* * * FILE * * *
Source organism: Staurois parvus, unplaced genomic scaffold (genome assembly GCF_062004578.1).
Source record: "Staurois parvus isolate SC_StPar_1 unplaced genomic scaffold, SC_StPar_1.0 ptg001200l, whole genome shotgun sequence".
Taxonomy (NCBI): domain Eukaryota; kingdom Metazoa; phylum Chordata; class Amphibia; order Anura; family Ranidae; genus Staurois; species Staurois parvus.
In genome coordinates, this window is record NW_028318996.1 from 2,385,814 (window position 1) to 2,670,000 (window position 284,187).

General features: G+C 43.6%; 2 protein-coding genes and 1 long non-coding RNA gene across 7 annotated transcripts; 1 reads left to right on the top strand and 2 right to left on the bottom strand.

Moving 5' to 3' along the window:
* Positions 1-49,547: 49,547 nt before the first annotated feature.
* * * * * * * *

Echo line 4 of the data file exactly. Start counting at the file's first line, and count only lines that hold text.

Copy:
In genome coordinates, this window is record NW_028318996.1 from 2,385,814 (window position 1) to 2,670,000 (window position 284,187).